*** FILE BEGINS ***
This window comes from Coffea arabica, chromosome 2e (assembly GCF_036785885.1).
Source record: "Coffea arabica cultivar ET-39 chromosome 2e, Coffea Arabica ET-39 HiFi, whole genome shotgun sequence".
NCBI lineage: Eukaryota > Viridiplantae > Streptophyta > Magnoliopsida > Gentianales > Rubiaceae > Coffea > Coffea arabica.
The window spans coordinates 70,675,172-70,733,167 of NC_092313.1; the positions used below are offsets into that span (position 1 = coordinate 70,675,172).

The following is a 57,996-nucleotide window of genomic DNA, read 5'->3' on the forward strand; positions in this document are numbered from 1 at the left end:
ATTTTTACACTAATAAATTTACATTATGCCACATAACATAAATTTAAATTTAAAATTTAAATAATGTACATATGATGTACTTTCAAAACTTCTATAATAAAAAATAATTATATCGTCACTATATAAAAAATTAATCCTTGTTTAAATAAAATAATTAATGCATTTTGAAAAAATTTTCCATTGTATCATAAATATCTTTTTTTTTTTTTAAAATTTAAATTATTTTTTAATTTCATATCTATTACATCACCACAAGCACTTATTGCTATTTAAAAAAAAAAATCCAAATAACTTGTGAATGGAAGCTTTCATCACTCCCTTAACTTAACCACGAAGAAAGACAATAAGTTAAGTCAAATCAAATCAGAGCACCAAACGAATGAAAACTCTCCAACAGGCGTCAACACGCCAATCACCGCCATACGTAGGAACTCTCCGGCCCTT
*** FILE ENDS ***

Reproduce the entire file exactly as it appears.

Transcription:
This window comes from Coffea arabica, chromosome 2e (assembly GCF_036785885.1).
Source record: "Coffea arabica cultivar ET-39 chromosome 2e, Coffea Arabica ET-39 HiFi, whole genome shotgun sequence".
NCBI lineage: Eukaryota > Viridiplantae > Streptophyta > Magnoliopsida > Gentianales > Rubiaceae > Coffea > Coffea arabica.
The window spans coordinates 70,675,172-70,733,167 of NC_092313.1; the positions used below are offsets into that span (position 1 = coordinate 70,675,172).

The following is a 57,996-nucleotide window of genomic DNA, read 5'->3' on the forward strand; positions in this document are numbered from 1 at the left end:
ATTTTTACACTAATAAATTTACATTATGCCACATAACATAAATTTAAATTTAAAATTTAAATAATGTACATATGATGTACTTTCAAAACTTCTATAATAAAAAATAATTATATCGTCACTATATAAAAAATTAATCCTTGTTTAAATAAAATAATTAATGCATTTTGAAAAAATTTTCCATTGTATCATAAATATCTTTTTTTTTTTTTAAAATTTAAATTATTTTTTAATTTCATATCTATTACATCACCACAAGCACTTATTGCTATTTAAAAAAAAAAATCCAAATAACTTGTGAATGGAAGCTTTCATCACTCCCTTAACTTAACCACGAAGAAAGACAATAAGTTAAGTCAAATCAAATCAGAGCACCAAACGAATGAAAACTCTCCAACAGGCGTCAACACGCCAATCACCGCCATACGTAGGAACTCTCCGGCCCTT